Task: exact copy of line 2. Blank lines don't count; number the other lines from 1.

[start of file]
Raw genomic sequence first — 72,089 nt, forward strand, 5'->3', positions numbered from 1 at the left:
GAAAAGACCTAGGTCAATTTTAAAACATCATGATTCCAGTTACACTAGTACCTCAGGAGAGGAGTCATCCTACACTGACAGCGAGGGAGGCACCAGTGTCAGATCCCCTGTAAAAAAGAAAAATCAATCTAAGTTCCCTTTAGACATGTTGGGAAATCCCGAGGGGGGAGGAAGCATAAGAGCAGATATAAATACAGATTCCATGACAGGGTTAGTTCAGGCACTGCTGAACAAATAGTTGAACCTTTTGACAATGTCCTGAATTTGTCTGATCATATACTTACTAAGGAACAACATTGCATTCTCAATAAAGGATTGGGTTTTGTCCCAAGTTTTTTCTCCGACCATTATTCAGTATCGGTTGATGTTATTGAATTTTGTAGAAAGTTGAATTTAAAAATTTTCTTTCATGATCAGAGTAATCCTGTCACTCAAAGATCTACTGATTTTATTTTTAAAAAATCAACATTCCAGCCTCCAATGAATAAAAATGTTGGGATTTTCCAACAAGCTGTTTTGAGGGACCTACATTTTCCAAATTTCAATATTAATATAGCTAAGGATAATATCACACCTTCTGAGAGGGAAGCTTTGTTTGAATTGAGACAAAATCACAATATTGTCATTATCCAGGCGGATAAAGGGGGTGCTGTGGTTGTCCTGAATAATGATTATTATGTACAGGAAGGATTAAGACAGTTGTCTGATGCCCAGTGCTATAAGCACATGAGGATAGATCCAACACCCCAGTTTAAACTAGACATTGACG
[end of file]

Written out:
GAAAAGACCTAGGTCAATTTTAAAACATCATGATTCCAGTTACACTAGTACCTCAGGAGAGGAGTCATCCTACACTGACAGCGAGGGAGGCACCAGTGTCAGATCCCCTGTAAAAAAGAAAAATCAATCTAAGTTCCCTTTAGACATGTTGGGAAATCCCGAGGGGGGAGGAAGCATAAGAGCAGATATAAATACAGATTCCATGACAGGGTTAGTTCAGGCACTGCTGAACAAATAGTTGAACCTTTTGACAATGTCCTGAATTTGTCTGATCATATACTTACTAAGGAACAACATTGCATTCTCAATAAAGGATTGGGTTTTGTCCCAAGTTTTTTCTCCGACCATTATTCAGTATCGGTTGATGTTATTGAATTTTGTAGAAAGTTGAATTTAAAAATTTTCTTTCATGATCAGAGTAATCCTGTCACTCAAAGATCTACTGATTTTATTTTTAAAAAATCAACATTCCAGCCTCCAATGAATAAAAATGTTGGGATTTTCCAACAAGCTGTTTTGAGGGACCTACATTTTCCAAATTTCAATATTAATATAGCTAAGGATAATATCACACCTTCTGAGAGGGAAGCTTTGTTTGAATTGAGACAAAATCACAATATTGTCATTATCCAGGCGGATAAAGGGGGTGCTGTGGTTGTCCTGAATAATGATTATTATGTACAGGAAGGATTAAGACAGTTGTCTGATGCCCAGTGCTATAAGCACATGAGGATAGATCCAACACCCCAGTTTAAACTAGACATTGACG